old form: meat
aim, level
LLL IV.i.133
prick (n.)

old form: pricke
bull's-eye, target, centre spot
Wide a'th bow hand, yfaith your hand is out.Wide o'the bow hand! I'faith, your hand is out.out (adv.)
in error, at fault, wrong
LLL IV.i.134
bow hand (n.)
hand which holds a bow
Indeede a'must shoote nearer, or heele ne're hit the clout.Indeed, 'a must shoot nearer, or he'll ne'er hit the clout.clout (n.)
[archery] pin fixing a target, cloth patch at the centre of a target; mark, bull
LLL IV.i.135
And if my hand be out, then belike your hand is in.An if my hand be out, then belike your hand is if (conj.)
LLL IV.i.136
belike (adv.)
probably, presumably, perhaps, so it seems
Then will shee get the vpshoot by cleauing the is in.Then will she get the upshoot by cleaving the (n.)
[archery] peg in the middle of a target; centre
LLL IV.i.137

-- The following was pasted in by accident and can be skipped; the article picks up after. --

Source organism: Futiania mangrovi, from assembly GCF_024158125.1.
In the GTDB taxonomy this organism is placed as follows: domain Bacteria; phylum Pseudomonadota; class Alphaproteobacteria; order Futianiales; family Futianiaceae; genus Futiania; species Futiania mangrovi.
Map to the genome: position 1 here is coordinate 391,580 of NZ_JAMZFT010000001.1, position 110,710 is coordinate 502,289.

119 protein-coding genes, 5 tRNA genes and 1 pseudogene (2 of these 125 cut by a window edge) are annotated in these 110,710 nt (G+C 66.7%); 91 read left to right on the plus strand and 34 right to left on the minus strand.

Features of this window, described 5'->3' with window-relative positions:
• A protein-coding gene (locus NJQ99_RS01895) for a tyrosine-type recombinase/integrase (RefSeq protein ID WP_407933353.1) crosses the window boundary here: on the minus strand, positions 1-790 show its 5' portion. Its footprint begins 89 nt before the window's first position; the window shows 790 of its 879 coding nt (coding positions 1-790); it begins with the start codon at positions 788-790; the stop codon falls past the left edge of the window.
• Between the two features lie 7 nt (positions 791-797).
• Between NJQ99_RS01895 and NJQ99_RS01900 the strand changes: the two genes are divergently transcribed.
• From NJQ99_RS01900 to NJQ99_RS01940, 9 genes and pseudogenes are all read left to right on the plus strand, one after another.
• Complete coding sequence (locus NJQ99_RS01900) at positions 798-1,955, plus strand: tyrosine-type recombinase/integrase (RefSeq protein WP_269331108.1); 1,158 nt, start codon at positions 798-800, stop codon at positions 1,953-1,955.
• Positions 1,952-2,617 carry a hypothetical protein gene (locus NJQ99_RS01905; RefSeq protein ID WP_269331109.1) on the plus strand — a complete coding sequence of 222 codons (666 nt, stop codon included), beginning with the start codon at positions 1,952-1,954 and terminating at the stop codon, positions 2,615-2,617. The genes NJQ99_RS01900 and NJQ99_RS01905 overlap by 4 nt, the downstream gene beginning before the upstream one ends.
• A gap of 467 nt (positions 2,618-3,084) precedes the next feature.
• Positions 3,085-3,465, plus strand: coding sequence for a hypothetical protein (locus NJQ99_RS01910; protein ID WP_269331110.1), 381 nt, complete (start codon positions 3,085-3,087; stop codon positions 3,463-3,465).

upshoot (n.)

old form: vpshoot
[archery] final shot, determining shot
Come, come, you talke greasely, your lips grow foule.Come, come, you talk greasily; your lips grow foul.greasily (adv.)

old form: greasely
indecently, smuttily, in a vulgar way
LLL IV.i.138
She's too hard for you at pricks, sir challenge her to boule.She's too hard for you at pricks, sir. Challenge her to bowl.prick (n.)
bull's-eye, target, centre spot
LLL IV.i.139
hard (adj.)
strong, tough, powerful
I feare too much rubbing: good night my good Oule.I fear too much rubbing. Good night, my good owl.rubbing (n.)
hindrance, impediment, forming of obstacles
LLL IV.i.140
Exeunt Boyet and Maria LLL IV.i.140
By my soule a Swaine, a most simple Clowne.By my soul, a swain, a most simple clown!swain (n.)

old form: Swaine
[contemptuous] rustic, yokel, fellow
LLL IV.i.141